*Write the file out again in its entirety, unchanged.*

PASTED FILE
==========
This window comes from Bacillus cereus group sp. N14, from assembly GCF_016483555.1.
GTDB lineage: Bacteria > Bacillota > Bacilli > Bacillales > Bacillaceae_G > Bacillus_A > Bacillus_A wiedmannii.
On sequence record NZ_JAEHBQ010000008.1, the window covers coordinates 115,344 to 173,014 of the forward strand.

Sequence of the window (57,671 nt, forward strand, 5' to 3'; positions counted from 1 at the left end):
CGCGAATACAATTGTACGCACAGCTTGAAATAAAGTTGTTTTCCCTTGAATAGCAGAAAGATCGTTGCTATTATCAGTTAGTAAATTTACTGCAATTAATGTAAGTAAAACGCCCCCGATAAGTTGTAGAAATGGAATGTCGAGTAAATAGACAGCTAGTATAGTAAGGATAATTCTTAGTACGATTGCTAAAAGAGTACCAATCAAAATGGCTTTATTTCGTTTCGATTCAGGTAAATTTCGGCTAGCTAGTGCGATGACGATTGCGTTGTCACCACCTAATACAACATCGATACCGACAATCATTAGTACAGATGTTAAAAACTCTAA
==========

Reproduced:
This window comes from Bacillus cereus group sp. N14, from assembly GCF_016483555.1.
GTDB lineage: Bacteria > Bacillota > Bacilli > Bacillales > Bacillaceae_G > Bacillus_A > Bacillus_A wiedmannii.
On sequence record NZ_JAEHBQ010000008.1, the window covers coordinates 115,344 to 173,014 of the forward strand.

Sequence of the window (57,671 nt, forward strand, 5' to 3'; positions counted from 1 at the left end):
CGCGAATACAATTGTACGCACAGCTTGAAATAAAGTTGTTTTCCCTTGAATAGCAGAAAGATCGTTGCTATTATCAGTTAGTAAATTTACTGCAATTAATGTAAGTAAAACGCCCCCGATAAGTTGTAGAAATGGAATGTCGAGTAAATAGACAGCTAGTATAGTAAGGATAATTCTTAGTACGATTGCTAAAAGAGTACCAATCAAAATGGCTTTATTTCGTTTCGATTCAGGTAAATTTCGGCTAGCTAGTGCGATGACGATTGCGTTGTCACCACCTAATACAACATCGATACCGACAATCATTAGTACAGATGTTAAAAACTCTAA